Podcast: Karina Longworth on Old Hollywood

Categories: Film and TV

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Karina Longworth
On this week's Voice Film Club podcast, Amy Nicholson of the L.A. Weekly and Stephanie Zacharek of The Village Voice interview film critic and author Karina Longworth, who's just launched a fascinating new podcast on the history of Hollywood called You Must Remember This.

Podcast: The Mystifying World of Planes with L.A. Weekly Film Critic Amy Nicholson

Categories: Film and TV

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On this week's Voice Film Club podcast, we hear from L.A. Weekly film critic Amy Nicholson, who's intrigued by the bizarre universe of Pixar's Planes movies. We also hear about the film critic's background and how she became interested in the movies by way of subliminal advertising and photography.

See also:
Here Are the Most WTF Moments of Kid's Flick Planes: Fire & Rescue
Planes Raises Intriguing Questions About the Implications of Airplane Sentience

Podcast: Why You Should See Dawn of the Planet of the Apes and Boyhood

Categories: Film and TV

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Listen or Cesar shoots.
On this week's Voice Film Club episode, film critics Alan Scherstuhl, Amy Nicholson and Stephanie Zacharek recommend seeing Matt Reeves' Dawn of the Planet of the Apes (12:00) and Richard Linklater's Boyhood (20:00), a movie filmed over twelve years with the same cast.

Podcast: A Hard Day's Night Gets a Beautiful Re-Release on Its 50th Anniversary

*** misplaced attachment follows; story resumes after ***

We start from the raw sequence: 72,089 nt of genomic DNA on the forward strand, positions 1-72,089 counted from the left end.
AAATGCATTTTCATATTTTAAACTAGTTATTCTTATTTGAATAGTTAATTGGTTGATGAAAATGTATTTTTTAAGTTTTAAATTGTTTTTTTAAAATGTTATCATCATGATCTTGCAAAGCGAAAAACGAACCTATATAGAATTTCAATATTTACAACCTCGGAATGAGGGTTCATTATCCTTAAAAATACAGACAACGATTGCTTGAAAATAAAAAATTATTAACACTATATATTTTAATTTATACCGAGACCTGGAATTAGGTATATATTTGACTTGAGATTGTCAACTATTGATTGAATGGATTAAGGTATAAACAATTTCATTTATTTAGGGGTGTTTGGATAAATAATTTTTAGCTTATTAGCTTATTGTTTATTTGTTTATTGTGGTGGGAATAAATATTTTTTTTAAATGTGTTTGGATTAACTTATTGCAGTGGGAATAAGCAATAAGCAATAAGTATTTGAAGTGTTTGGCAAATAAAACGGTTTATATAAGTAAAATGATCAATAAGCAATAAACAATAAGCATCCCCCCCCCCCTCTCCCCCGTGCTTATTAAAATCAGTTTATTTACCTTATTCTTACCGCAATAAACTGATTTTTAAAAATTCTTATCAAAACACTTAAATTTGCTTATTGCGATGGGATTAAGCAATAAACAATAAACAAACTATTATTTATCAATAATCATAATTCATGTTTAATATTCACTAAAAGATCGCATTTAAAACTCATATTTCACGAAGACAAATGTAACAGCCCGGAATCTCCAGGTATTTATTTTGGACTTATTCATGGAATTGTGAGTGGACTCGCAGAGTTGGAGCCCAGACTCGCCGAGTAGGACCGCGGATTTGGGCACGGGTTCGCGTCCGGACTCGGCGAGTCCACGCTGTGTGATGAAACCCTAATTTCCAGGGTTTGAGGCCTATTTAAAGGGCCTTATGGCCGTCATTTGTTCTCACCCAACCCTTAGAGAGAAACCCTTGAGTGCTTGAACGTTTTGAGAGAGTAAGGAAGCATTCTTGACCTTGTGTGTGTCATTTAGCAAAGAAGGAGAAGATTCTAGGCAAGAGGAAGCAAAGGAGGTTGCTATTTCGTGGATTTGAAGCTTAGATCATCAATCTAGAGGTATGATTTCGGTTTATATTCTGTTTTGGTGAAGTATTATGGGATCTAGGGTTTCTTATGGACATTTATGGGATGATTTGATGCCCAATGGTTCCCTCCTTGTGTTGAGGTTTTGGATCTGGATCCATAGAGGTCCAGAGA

Categories: Film and TV

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Janus Films
On this week's Voice Film Club episode, film critics Alan Scherstuhl, Amy Nicholson and Stephanie Zacharek race through the latest (and the most terrible) Transformers movie (2:01), Earth to Echo (13:14), and Tammy (16:30).

They then discuss Life Itself (21:54), a film about the life of the late Roger Ebert, which is in theaters an on-demand this weekend. The group then moves onto A Hard Day's Night (36:25), the Beatles movie that received a beautiful re-release on its 50th anniversary. It's just out on Bluray, too.

Podcast: Is This the Rom-Com That Finally Kills the Rom-Com?

Categories: Film and TV

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Photo by JoJo Whilden
They Came Together
On this week's episode of the Voice Film Club podcast, Voice film critics Alan Scherstuhl and Stephanie Zacharek, along with L.A. Weekly film critic Amy Nicholson, discuss rom-com Begin Again (2:26), starring the always-interesting Mark Ruffalo. They also talk about the biting rom-com parody They Came Together (15:47), which might finally put a stake in the heart of the genre. Also, we hear about the post-apocalyptic sci-fi movie Snowpiercer (23:47).

Amy recommends Nothing Bad Can Happen (31:56) and the ESPN 30 for 30 doc The Two Escobars (33:25). Stephanie shouts out the eponymous biopic Yves Saint Laurent (35:43) and Alan encourages us to see You Can Count On Me and Do the Right Thing, which sees its 25th anniversary this month (38:30).

Film Podcast: We Have to Hold Filmmakers Responsible, and If They Make a Piece of Crap, Too Bad

Categories: Film and TV

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We leave the movie theater on this week's Voice Film Club podcast in favor of a longform interview with Village Voice film critic Stephanie Zacharek, who's been at the New York paper for about a year. Before that she wrote for Salon, Entertainment Weekly, Rolling Stone and the Boston Phoenix, among others.